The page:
Google Analytics report — click to expand.

  • The next-day report from Google Analytics confirmed my suspicions (see image). GA showed 42 clicks coming from the ad (about the same as WordPress) and a particularly glaring number: visitors from that ad stayed on my site for an average of only 3 seconds. That’s hardly enough time to read one sentence. By comparison, visitors from one of my LinkedIn posts stayed for an average of 6 minutes — 120 times longer. Now, I know that business professionals on LinkedIn would likely have more interest in my writing, particularly if I know them personally, but even visitors from Google averaged 44 seconds on my site.
  • Further, visitors from LinkedIn were clicking multiple pages. Nearly all the visitors from the ad bounced (leaving after only one page).

The Verdict

cats feasting

“Who ya callin’ fishy?!”

This smelled fishier than my cats’ breath after a Friskies feast.

People or bots were clicking on the ad but immediately leaving my site. While this didn’t cost much (70 clicks amounted to just over $10), it could have added up to hundreds of dollars if I didn’t monitor my site analytics — or if all I looked at was raw traffic.

I contacted the ad service, who assured me that they have fraud detection systems, but they also thought my numbers looked unusual. After investigating for a few days, they told me they couldn’t explain the results — not even the particular website generating the clicks.

Note: I never suspected the ad service itself of fraud, since they’re a well-known brand, and I had used them for weeks without issue. Rather, I suspected one of the sites on which the ad appeared. Since website publishers share in the ad revenue, they’re incentivized to cheat.

Even if the clicks were free, the resulting traffic may be worse than worthless. SEO experts claim that Google tracks user behavior on websites to determine site “quality,” and that affects Google search results. If users spend only a few seconds on a page, Google might downgrade it.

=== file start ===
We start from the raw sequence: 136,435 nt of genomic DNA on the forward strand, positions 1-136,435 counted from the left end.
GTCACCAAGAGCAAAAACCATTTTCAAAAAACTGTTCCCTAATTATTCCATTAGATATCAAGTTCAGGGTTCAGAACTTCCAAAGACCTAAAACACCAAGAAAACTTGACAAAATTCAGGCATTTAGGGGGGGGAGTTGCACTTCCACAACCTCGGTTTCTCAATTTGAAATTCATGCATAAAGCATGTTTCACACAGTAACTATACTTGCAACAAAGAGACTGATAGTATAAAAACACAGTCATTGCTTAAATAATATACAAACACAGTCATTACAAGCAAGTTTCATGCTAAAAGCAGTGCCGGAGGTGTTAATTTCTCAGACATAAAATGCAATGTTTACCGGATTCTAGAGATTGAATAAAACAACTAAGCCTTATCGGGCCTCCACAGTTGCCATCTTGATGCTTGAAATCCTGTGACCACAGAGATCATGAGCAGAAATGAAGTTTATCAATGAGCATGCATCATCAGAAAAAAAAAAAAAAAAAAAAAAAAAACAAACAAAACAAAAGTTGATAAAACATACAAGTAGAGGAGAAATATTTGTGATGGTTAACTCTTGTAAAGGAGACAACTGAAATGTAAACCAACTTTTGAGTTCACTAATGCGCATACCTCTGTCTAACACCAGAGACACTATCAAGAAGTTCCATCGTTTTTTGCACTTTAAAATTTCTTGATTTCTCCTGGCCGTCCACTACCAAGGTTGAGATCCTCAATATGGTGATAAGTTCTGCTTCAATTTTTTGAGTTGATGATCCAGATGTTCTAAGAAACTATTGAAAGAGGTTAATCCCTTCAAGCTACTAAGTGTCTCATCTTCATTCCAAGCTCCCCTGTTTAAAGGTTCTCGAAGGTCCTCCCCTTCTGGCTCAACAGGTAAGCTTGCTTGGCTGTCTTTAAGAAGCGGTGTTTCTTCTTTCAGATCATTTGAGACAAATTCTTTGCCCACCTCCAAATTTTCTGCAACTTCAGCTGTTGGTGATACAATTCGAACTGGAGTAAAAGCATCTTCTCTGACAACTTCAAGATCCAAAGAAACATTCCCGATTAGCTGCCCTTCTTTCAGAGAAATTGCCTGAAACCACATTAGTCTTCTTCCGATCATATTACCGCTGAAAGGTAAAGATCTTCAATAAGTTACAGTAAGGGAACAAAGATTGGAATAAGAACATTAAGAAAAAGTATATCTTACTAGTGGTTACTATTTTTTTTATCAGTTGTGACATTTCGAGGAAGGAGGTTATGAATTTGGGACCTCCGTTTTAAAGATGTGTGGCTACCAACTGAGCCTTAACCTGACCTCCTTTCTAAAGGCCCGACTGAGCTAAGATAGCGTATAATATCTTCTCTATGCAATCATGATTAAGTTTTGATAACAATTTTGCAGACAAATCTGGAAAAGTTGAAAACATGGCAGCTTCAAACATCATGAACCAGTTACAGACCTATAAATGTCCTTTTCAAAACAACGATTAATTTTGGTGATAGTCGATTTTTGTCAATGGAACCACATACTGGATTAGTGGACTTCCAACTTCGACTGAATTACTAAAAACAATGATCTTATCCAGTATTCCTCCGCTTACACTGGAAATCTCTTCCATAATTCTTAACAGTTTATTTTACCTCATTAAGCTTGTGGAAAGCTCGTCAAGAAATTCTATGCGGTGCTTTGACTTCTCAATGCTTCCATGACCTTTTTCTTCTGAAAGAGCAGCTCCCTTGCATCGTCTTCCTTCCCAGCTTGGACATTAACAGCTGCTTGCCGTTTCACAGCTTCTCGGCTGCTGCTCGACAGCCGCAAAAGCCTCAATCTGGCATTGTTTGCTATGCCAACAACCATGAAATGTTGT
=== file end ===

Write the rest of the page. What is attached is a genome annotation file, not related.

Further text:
So I canceled the ads and haven’t run one since. Sigh. So much for my public radio show.

Key Takeaways

If you do decide to run digital ads, make sure to do all the following:

  1. Whatever you do in marketing, always test before you seriously invest.
  2. Remember that nearly every online action can be faked by bots, whether clicks or views.
  3. Check your site stats multiple times daily using multiple analytics tools.
  4. Compare your numbers to your usual site averages and (if available) industry averages.
  5. Look beyond raw traffic numbers to other measures of on-site behavior, such as time spent, number of pages visited per session, and activities such as comments.
  6. Note that bad traffic may be worse than no traffic. Instead of bouncing bots, you want numerous human visitors who view multiple pages over many minutes, comment, share, and otherwise engage with your site. That means targeting relevant customers with valuable content — but that’s a topic for a future post.

I’ll let you know as soon as I write it. Just be sure to subscribe to this blog to find out, because there’s no way I’m advertising it.

Tags : , , , , ,

Freddy is the Founder & Creative Strategist of Atomic Tango. He also teaches at the University of Southern California (go Trojans!), shoots pool somewhat adequately, and herds cats. Freddy received his BA from Harvard and his MBA from USC.

Leave a Reply

Your email address will not be published. Required fields are marked *